The non-expectations-augmented Phillips curve relating (inversely) unemployment and inflation is the beginning of the new consensus story, which presents it as the pre-monetarist Keynesian theory of inflation. In my own narrative, it is only the half-way point, already representing a conglomeration of factors which had previously been theoretically separate. It rose to prominence in the 1960s because it appeared to unify two strands of Keynesian inflation theory: ‘demand-pull’ theory focusing on inflation’s relationship with effective demand, and ‘cost-push’ theory centred on its relationship with money-wage growth. These two strands of theory matched separate avenues of policy influence: the first implicated aggregate demand management through fiscal and monetary policy, while the second implicated wages policy. The rise of the Phillips curve internationally was related to the failure of policy to secure direct influence over the money-wage. Targeting it indirectly with aggregate demand put the goal of price stability in conflict with that of full employment, though policy often still aimed to ‘shift the curve’ rather than accept a fixed trade-off. In Australia, where the arbitration system seemed to put the money-wage closer to policy control, the Phillips curve took longer to find policy favour, though a trade-off between unemployment and inflation was recognised as a possibility early on. (See Chapter 4.)

It is far from the case that policy was unaware of the potential for inflationary momentum before the introduction of expectations into Phillips curve models by Phelps [1967] and Friedman [1968]. On the contrary, the reaction of money-wages to price inflation was at the centre of Australian policy attention. Even in the Phillips curve literature, there is recognition that experience of inflation could shift the curve – right from Samuelson and Solow’s [1960] original Phillips curve article. The changing way in which inflationary momentum was understood is in itself an interesting story, but as I argue in Chapter 7, is not an explanation for the policy turn of the 1970s. I show that expectations-augmenting the Phillips curve does not explain the 1970s jump in the ‘non-accelerating inflation rate of unemployment’ apparent in such models. The explanation for this jump must be sought elsewhere. I present the policy upheaval of the 1970s and 1980s not in terms of policymakers seeing the light, but as a result of the need to reconcile expectations of a growth rate of real living standards and employment with an economic system that could no longer provide them.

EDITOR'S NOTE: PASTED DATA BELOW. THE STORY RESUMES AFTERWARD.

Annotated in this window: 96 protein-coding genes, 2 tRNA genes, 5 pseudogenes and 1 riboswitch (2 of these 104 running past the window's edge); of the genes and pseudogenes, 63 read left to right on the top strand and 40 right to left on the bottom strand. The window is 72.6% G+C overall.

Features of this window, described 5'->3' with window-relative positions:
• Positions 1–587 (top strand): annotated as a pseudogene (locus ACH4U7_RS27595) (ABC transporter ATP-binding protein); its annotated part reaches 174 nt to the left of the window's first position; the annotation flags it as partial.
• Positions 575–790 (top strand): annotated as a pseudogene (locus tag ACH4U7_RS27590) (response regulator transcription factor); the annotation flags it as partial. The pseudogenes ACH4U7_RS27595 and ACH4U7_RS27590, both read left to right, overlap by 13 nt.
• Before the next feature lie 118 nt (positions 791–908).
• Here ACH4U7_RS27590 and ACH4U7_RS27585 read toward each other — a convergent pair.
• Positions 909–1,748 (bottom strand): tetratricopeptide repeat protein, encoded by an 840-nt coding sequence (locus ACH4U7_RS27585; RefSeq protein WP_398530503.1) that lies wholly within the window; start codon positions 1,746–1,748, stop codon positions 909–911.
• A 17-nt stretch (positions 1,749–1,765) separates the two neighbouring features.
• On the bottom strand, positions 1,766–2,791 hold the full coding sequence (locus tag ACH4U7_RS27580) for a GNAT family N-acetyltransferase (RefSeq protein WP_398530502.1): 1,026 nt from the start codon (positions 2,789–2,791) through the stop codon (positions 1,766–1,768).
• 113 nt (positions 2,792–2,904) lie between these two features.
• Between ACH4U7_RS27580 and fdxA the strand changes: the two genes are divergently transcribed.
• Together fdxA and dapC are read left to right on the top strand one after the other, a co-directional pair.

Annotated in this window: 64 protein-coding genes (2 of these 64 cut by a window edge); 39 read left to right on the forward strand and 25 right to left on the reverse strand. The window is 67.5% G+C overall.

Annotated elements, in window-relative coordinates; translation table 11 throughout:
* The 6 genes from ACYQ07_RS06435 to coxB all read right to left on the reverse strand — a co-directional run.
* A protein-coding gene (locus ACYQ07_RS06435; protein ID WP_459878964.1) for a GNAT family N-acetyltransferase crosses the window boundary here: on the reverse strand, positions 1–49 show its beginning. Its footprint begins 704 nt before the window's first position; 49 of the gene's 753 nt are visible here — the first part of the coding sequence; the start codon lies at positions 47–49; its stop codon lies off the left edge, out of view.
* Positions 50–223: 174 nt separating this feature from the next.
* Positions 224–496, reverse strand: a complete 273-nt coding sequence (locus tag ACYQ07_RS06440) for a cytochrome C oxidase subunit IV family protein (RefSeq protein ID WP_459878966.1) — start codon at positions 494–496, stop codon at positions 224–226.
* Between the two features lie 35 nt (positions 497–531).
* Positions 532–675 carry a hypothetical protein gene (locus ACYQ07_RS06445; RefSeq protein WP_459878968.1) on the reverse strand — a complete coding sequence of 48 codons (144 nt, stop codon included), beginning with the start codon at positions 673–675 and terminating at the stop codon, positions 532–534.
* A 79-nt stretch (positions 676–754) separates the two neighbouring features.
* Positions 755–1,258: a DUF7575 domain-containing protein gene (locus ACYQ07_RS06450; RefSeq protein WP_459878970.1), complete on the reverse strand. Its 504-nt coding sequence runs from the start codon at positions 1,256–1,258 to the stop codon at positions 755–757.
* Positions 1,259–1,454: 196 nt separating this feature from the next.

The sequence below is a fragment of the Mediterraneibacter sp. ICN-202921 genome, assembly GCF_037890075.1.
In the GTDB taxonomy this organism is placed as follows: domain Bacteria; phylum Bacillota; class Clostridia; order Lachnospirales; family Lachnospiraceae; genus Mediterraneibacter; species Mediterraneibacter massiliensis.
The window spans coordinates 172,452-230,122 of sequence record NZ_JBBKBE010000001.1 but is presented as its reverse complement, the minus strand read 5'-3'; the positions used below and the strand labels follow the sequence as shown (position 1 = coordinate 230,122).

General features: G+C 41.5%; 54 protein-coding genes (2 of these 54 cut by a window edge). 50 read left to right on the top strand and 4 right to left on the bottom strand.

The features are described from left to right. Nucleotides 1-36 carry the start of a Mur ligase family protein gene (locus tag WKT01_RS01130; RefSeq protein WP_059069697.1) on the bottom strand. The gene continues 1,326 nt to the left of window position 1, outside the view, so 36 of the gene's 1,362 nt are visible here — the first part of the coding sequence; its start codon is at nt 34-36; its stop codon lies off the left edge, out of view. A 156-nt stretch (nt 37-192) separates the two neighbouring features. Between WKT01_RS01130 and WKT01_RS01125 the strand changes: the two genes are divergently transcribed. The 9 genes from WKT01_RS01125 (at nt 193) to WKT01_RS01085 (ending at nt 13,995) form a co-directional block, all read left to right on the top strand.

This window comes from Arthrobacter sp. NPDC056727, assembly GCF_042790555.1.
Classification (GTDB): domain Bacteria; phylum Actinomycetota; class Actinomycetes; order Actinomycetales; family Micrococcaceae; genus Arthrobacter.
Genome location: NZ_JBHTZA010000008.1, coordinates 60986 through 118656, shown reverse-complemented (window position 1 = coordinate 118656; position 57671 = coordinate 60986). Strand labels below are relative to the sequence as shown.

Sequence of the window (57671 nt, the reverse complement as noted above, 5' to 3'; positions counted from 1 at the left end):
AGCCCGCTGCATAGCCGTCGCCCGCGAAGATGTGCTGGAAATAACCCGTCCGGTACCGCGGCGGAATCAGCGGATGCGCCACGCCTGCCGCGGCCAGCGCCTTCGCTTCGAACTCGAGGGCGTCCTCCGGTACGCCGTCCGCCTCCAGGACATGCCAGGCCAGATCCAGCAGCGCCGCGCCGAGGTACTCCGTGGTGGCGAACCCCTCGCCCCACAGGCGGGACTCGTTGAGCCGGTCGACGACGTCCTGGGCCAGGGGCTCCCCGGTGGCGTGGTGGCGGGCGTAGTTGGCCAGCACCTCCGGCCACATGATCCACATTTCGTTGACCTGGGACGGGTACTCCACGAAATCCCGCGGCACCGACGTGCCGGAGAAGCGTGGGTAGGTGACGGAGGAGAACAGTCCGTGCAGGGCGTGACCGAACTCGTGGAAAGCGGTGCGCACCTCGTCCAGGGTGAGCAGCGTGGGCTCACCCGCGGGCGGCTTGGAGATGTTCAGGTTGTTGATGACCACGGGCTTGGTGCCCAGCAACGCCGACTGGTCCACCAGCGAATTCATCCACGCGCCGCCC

References

Philip Arestis [2007]:”What is the new consensus in macroeconomics?”, in Philip Arestis (ed.), Is There a New Consensus in Macroeconomics?, Palgrave Macmillan, London.

Philip Arestis and Malcolm Sawyer [2008]: “A critical reconsideration of the foundations of monetary policy in the new consensus macroeconomics framework”, Cambridge Journal of Economics, 32:5, pp. 761-79.

Stephen Cecchetti, Peter Hooper, Bruce C. Kasman, Kermit L. Schoenholtz and Mark W. Watson [2007]: “Understanding the evolving inflation process”, paper presented to U.S. Monetary Policy Forum, available at http://www.brandeis.edu/global/rosenberg_institute/usmpf_2007.pdf, accessed 11 June, 2008.

H. C. Coombs [1971 (1954)]: “The development of monetary policy in Australia”, in Neil Runcie, Australian Monetary and Fiscal Policy: selected readings, v. 1, Hodder and Stoughton, Sydney, pp. 22-43, originally the English, Scottish and Australian Bank Limited Research Lecture, 1954.

The Economist [2007]: “Anatomy of a hump”, The Economist, 10 March.

Milton Friedman [1968]: “The role of monetary policy”, American Economic Review, 58:1, pp. 1-17.

Edward Nelson [2004]: “The Great Inflation of the Seventies: what really happened?”, Working Paper 2004-001, Federal Reserve Bank of St. Louis.

Edmund S. Phelps [1967]: “Phillips curves, expectations of inflation and optimal unemployment over time”, Economica, 34: 135, pp. 254-81.

Paul A. Samuelson and Robert M. Solow [1960]: “Analytical aspects of anti-inflation policy”, American Economic Review, 50:2, pp. 177-94.